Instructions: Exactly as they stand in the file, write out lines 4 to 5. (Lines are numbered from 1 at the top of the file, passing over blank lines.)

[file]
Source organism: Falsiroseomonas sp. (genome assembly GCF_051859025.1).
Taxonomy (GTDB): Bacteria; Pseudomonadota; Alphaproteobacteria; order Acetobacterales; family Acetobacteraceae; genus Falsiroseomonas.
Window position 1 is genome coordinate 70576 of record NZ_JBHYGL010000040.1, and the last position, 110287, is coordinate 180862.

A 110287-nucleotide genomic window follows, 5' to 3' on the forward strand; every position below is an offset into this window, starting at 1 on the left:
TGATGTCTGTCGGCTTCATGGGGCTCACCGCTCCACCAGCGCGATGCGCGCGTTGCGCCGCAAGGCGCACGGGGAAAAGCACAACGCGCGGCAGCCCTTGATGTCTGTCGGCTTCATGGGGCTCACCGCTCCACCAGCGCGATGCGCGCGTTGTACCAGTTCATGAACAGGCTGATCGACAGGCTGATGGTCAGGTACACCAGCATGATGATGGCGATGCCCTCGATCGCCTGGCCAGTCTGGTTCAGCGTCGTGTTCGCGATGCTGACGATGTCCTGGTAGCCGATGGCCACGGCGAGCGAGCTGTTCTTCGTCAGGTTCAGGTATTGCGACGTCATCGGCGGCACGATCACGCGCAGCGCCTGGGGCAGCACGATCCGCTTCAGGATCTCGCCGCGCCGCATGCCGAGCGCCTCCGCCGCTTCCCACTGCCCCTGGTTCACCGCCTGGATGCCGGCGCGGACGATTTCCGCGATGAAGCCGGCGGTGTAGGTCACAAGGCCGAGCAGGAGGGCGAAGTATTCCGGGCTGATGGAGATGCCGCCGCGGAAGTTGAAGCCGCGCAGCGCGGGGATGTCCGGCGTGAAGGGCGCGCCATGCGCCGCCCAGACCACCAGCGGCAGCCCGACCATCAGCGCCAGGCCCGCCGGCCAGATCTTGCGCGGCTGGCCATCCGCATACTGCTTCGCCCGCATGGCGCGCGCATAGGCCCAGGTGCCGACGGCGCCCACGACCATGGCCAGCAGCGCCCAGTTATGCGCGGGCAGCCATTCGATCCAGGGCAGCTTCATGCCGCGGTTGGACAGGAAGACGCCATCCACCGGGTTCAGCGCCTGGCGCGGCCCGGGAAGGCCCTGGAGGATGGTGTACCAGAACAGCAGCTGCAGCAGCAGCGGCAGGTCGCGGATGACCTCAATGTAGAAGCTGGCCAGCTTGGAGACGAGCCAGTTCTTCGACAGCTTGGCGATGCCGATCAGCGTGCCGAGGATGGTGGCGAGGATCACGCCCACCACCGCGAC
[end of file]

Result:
A 110287-nucleotide genomic window follows, 5' to 3' on the forward strand; every position below is an offset into this window, starting at 1 on the left:
TGATGTCTGTCGGCTTCATGGGGCTCACCGCTCCACCAGCGCGATGCGCGCGTTGCGCCGCAAGGCGCACGGGGAAAAGCACAACGCGCGGCAGCCCTTGATGTCTGTCGGCTTCATGGGGCTCACCGCTCCACCAGCGCGATGCGCGCGTTGTACCAGTTCATGAACAGGCTGATCGACAGGCTGATGGTCAGGTACACCAGCATGATGATGGCGATGCCCTCGATCGCCTGGCCAGTCTGGTTCAGCGTCGTGTTCGCGATGCTGACGATGTCCTGGTAGCCGATGGCCACGGCGAGCGAGCTGTTCTTCGTCAGGTTCAGGTATTGCGACGTCATCGGCGGCACGATCACGCGCAGCGCCTGGGGCAGCACGATCCGCTTCAGGATCTCGCCGCGCCGCATGCCGAGCGCCTCCGCCGCTTCCCACTGCCCCTGGTTCACCGCCTGGATGCCGGCGCGGACGATTTCCGCGATGAAGCCGGCGGTGTAGGTCACAAGGCCGAGCAGGAGGGCGAAGTATTCCGGGCTGATGGAGATGCCGCCGCGGAAGTTGAAGCCGCGCAGCGCGGGGATGTCCGGCGTGAAGGGCGCGCCATGCGCCGCCCAGACCACCAGCGGCAGCCCGACCATCAGCGCCAGGCCCGCCGGCCAGATCTTGCGCGGCTGGCCATCCGCATACTGCTTCGCCCGCATGGCGCGCGCATAGGCCCAGGTGCCGACGGCGCCCACGACCATGGCCAGCAGCGCCCAGTTATGCGCGGGCAGCCATTCGATCCAGGGCAGCTTCATGCCGCGGTTGGACAGGAAGACGCCATCCACCGGGTTCAGCGCCTGGCGCGGCCCGGGAAGGCCCTGGAGGATGGTGTACCAGAACAGCAGCTGCAGCAGCAGCGGCAGGTCGCGGATGACCTCAATGTAGAAGCTGGCCAGCTTGGAGACGAGCCAGTTCTTCGACAGCTTGGCGATGCCGATCAGCGTGCCGAGGATGGTGGCGAGGATCACGCCCACCACCGCGAC